Minority-owned banks operate in a national marketplace that offers strong potential for growth. The minority population in the United States is increasing rapidly.  Hispanics accounted for more than half of the growth in the U.S. population in the past decade. Eight U.S. metropolitan areas now have immigrant populations of one million or more, and rural areas are also experiencing more racial and ethnic diversity. The buying power of minority populations is expected to reach $1.7 trillion by 2010, more than triple its 1990 level of $454 billion.

These trends bode well for minority-owned banks and thrifts. But these institutions are also operating in an increasingly competitive marketplace, in part because of the success of the Community Reinvestment Act (CRA) in encouraging major mainstream banks to increase their lending and services in historically underserved neighborhoods and areas. 

Minority-owned banks, with their relatively small asset base and their commitment to serve low- and moderate-income customers, sometimes struggle.  Minority financial institutions had an average return on assets (ROA) of 0.84 percent at the end of 2004, according to Creative Investment Research, and while this was up from 0.65 percent in 2003, it was far below the 1.29 percent average ROA for all insured commercial banks and savings institutions.

As they compete for market share, minority-owned banks face an array of challenges. Some may be constrained in their ability to take advantage of marketplace opportunities because their available capital and capital-raising capacity are inhibited.  Many are unable to offer top managers competitive salaries and benefits, and thus are at risk of suffering a talent drain as mainstream banks seek to diversify their own management hiring. And some struggle with the difficulty of increasing their core deposits.

For example, deposit growth is the biggest challenge faced by Atlanta-based,  minority-owned United Americas Bank.  According to Jorge Forment, president and CEO of the bank, which serves a largely Latino population, “UAB has many accounts with relatively low balances and a customer base that routinely sends half its paycheck to relatives living outside the United States.”

To cope with such challenges, minority-owned banks strive to be better than their competitors at the very things that motivated them in the first place: targeting the needs of customers who, because of color, ethnicity, or other socioeconomic factors, historically have not been well served by mainstream banking institutions. Yet, as more and more of those customers move into the mainstream themselves, and as their communities in many instances become more gentrified or otherwise upwardly mobile, minority-owned banks face new challenges of tailoring their services accordingly.

Supporting good banking

The Office of the Comptroller of the Currency is strongly committed to the vitality of minority-owned banks, and has issued a policy statement describing OCC policies and initiatives aimed at advancing this goal.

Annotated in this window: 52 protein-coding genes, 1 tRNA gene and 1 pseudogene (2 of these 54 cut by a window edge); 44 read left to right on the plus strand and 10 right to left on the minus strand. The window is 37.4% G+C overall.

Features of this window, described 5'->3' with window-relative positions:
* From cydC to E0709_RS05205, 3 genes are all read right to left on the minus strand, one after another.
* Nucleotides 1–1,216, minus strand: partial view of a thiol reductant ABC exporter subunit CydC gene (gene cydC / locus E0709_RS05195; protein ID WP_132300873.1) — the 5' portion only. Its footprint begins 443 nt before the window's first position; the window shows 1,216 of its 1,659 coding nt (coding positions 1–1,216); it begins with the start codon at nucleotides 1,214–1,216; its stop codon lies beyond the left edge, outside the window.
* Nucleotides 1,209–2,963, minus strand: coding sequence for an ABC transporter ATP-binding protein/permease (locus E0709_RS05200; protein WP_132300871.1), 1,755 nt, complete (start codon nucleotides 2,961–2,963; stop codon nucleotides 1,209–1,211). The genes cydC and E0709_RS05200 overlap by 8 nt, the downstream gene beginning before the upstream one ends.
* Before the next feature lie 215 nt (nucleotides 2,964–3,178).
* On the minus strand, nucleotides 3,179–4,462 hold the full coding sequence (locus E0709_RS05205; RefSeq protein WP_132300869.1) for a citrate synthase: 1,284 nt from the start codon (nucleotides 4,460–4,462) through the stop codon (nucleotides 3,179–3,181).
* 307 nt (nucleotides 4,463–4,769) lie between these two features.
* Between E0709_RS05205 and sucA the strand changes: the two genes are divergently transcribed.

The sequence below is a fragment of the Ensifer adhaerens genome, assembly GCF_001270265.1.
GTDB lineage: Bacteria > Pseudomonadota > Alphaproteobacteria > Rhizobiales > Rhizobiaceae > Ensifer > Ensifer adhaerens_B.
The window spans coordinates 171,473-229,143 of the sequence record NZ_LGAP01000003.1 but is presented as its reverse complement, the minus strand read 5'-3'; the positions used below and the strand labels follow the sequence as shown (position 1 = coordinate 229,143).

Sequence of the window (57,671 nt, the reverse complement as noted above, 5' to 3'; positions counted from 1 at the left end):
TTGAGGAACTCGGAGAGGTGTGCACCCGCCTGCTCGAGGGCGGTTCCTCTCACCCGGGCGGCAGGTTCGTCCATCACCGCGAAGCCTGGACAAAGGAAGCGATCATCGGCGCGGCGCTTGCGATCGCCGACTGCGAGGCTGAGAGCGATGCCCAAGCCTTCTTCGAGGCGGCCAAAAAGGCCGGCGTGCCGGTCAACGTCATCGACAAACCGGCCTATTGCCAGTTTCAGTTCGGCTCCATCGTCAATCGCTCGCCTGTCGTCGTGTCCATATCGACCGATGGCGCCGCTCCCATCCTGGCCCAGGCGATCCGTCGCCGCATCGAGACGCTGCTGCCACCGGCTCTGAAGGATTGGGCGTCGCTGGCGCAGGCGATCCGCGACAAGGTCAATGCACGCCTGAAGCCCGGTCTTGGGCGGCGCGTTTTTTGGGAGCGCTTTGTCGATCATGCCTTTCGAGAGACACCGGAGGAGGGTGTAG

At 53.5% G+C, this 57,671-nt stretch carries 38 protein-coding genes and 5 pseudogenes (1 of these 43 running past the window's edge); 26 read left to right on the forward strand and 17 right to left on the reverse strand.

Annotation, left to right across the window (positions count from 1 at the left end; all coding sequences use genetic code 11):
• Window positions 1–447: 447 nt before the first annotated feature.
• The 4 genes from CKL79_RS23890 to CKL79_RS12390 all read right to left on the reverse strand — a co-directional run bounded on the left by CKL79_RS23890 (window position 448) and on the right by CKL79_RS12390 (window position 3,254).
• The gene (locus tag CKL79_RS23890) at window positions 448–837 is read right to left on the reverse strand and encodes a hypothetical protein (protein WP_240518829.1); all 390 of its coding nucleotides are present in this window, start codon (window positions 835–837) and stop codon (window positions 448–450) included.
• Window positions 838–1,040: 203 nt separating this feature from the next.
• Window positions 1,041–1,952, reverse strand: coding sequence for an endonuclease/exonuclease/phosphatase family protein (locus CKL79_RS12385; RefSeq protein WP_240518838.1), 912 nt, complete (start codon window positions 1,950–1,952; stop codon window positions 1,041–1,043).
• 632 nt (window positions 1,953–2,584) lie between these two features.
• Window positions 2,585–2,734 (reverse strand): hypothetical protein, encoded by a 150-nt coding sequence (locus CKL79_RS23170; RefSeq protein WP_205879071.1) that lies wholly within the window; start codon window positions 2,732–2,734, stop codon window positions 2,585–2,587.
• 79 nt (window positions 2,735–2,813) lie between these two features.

• The Treasury Department’s Minority Bank Deposit Program (MBDP) helps promote the success of minority-owned banks by encouraging federal, state, and local governments, as well as pension funds and the private sector, to use MBDP participants as depositories and financial agents.  This dovetails with the OCC and other regulators in providing CRA consideration for banks making deposits in minority-owned banks.

  • OCC offers advice and technical assistance to applicants interested in entering the national banking system. For instance, a minority-owned national bank whose mission focuses on serving low-income persons or communities may seek certification as a community development bank or community development financial institution (CDFI), which can enhance a bank’s ability to raise capital from third-party investors, such as other banks, foundations, and local governments. The District Community Affairs Officers, located in the OCC’s district office where the bank is headquartered, can provide information on seeking these certifications as well as a range of other support services.  [See Benefits of CDFI Certifications.]

  • National banks contemplating investments in minority-owned financial institutions may qualify for positive Community Reinvestment Act consideration, and may make such an investment under the Part 24 community development investment authority under certain conditions. [See Compliance Corner: Encouraging Investments in Minority-Owned Banks.]

  • OCC is also committed to work with minority bankers to identify challenges and opportunities as part of its supervisory process and through its quarterly reviews of bank performance. OCC experts can provide guidance on subjects, such as credit, asset management, consumer compliance, capital markets, bank information systems, legal issues, and economic conditions. OCC provides examination continuity for minority-owned banks by assigning a portfolio manager familiar with the bank and assigning examiners who assess the products and services offered by the bank and its performance in the context of its size and mission.

We recognize that we can do more.  In that spirit, we have launched an internal review process to develop strategies to enhance OCC’s minority bank supervision and support, track our progress, and assess the impact of our initiatives.  The OCC firmly believes that healthy minority-owned banks are essential to a healthy national banking system.

The articles in this issue reinforce that point. They will also introduce you to people you need to know — dedicated men and women who, in the cause of serving minority populations, are also strengthening community banking’s bedrock foundations.